So I hear you cry, what is The Collaboration Diner?
Many of you, especially those in North America, will be aware of a rather famous 1942 painting by Edward Hopper known as ‘Nighthawks‘:
Painted soon after the attack at Pearl Harbour, the painting is thought to detail the alienation felt by those in a strange city, and the interaction, consolation and prospective relationships that could be found within the diners that were scattered on street corners throughout New York and other cities. Diner customers could ‘network’ with the few others in the physical location they inhabited.
In 2003, Wired magazine commissioned comic artist Josh Ellingson to bring the diner situation up to date in the face of the emergence of free wi-fi, ubiquitous mobile devices and laptops:
Once again, the diner or coffee shop had become the place where relaxation and re-connecting could be combined, but this time connections were as likely to be with those hundreds or thousands of miles away. In 2003, it was likely that this would have been via a relatively small group of friends or colleagues that the individual was in regular contact with.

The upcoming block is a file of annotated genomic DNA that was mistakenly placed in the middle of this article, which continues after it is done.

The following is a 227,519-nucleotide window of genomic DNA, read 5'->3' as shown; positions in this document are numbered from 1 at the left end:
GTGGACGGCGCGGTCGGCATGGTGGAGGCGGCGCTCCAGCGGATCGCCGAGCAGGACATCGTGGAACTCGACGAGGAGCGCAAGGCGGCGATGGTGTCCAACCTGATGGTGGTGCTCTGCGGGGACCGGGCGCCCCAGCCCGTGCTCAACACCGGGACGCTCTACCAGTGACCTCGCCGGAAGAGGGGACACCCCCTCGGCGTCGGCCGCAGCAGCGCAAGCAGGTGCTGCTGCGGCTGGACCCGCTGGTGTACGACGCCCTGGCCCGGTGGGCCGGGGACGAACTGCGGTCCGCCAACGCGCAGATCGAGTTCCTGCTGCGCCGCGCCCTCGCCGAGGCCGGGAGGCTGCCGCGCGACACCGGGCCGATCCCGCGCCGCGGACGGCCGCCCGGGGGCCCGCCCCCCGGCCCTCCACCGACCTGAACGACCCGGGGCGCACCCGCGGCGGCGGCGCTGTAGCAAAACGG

Now bring the situation up to the modern day. Social and Mobile dominate. Almost every individual carries at least a mobile phone, most a smartphone and many more than one device. Multiple social networks are reachable from these devices, personal, professional and organisational sites provide a constant connection to friends, family, colleagues, customers and partners. Business is as likely to be carried out in a diner in a strange city as at one’s own desk.
However, the diner is still a useful metaphor for the meeting place, for the clash of cultures, the possibility of accidents and incidents leading to passionate discourse and idea-sparking conversations.